The new year and a new format for this publication converged. I was unable to find a unifying thread binding together three pieces of new fiction and a reprint of a story from 1955, along with an introduction by fiction editor Jeff … Continue reading
Tor.com published two original pieces of short fiction in January, covering two areas close to my heart: Japan and monkeys.
Alt Hist, Issue 1 is a new periodical aimed at filling a gap in the market for alternative history and historical fiction. Published in the U.K. by Mark Lord, its mission is “to provide readers with entertaining and well-written short … Continue reading
The March 2011 issue explores possibilities in the interaction between humans and robots, humans and aliens, and humans and our own social taboos, and the stories included feature time travel, nanotechnology, genetic mutation, and even the evolution of timeshares, which … Continue reading
All of the stories in this issue are solidly written and thought-provoking. There was only one small disappointment among an array of excellent stories covering the themes of death and immortality, change and new beginnings.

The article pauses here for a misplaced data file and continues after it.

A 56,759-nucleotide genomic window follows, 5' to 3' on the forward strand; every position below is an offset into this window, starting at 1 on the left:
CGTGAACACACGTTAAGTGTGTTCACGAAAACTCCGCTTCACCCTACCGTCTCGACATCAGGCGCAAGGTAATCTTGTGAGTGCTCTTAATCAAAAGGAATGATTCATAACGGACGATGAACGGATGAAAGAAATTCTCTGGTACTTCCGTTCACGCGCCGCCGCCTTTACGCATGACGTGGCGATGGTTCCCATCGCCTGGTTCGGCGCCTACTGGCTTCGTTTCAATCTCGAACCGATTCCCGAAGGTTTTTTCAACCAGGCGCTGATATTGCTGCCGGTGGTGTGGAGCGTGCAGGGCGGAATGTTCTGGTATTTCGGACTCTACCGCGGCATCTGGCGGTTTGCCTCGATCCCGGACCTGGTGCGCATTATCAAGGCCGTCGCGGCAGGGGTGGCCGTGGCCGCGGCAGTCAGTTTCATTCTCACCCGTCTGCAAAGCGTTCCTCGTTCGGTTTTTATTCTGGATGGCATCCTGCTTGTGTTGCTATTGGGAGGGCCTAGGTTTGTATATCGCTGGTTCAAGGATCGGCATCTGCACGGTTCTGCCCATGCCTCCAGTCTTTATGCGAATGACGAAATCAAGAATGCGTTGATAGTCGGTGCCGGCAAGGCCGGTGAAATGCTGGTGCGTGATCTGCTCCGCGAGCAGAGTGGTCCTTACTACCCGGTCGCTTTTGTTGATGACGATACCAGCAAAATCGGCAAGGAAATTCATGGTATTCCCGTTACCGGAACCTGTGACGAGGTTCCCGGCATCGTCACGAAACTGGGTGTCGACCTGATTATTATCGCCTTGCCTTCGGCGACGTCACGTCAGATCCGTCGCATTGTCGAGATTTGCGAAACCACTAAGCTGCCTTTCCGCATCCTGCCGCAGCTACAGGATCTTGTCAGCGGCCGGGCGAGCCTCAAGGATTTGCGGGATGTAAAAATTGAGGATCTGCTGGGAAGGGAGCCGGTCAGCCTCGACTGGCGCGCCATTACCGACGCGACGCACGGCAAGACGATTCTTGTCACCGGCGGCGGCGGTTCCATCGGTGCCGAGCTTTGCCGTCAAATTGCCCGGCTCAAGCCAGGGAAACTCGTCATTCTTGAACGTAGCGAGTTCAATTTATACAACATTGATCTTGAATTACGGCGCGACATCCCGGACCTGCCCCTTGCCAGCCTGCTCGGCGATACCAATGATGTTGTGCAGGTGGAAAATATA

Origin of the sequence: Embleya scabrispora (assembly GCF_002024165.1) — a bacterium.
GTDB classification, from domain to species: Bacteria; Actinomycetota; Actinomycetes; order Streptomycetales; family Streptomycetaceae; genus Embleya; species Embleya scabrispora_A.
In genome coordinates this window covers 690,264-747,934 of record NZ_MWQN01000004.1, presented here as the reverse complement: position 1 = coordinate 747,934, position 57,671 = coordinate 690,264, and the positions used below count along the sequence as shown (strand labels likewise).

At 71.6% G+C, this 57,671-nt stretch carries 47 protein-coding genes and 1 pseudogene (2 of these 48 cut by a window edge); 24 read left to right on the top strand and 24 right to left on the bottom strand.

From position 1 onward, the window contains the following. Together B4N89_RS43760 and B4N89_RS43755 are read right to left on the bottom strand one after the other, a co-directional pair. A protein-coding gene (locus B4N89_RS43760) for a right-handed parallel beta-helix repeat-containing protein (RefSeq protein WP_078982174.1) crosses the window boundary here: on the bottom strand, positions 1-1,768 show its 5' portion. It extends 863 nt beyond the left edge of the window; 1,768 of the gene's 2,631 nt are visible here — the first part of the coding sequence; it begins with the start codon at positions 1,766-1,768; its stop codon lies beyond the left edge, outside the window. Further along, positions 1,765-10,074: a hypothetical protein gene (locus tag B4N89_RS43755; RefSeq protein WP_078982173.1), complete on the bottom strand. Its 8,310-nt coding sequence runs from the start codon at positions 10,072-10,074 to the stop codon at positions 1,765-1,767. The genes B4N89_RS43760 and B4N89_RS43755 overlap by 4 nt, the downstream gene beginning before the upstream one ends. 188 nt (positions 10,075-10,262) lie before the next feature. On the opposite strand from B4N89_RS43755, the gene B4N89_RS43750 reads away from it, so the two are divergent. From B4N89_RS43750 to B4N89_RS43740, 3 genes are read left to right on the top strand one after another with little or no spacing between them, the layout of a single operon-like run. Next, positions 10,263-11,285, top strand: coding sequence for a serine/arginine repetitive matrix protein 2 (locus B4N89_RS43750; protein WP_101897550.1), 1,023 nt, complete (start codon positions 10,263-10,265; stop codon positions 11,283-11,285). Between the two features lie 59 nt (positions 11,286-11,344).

Albedo One bills itself as Ireland’s longest-running and foremost magazine of the fantastic, and I’m happy to take their word for it. This issue, # 39, contains an interview with Mike Resnick, several reviews of new novels, and six short … Continue reading
The webzine Expanded Horizons calls itself “speculative fiction for the rest of us,” which could mean a lot of things. Who exactly are “the rest of us”? People who are embarrassed to be science fiction and fantasy fans, perhaps? As … Continue reading
Fantasy Magazine tells you what it’s about right there in the masthead: “From modern mythcraft to magic surrealism.” No ambiguous names, no hunting around to get a feel for the sort of stories they publish. They feature a new piece … Continue reading
Words Without Borders is an online magazine dedicated to translating and publishing contemporary fiction from around the world. For their December issue, they decided to “counter the merriment with a dose of the macabre” by focusing on horror stories from … Continue reading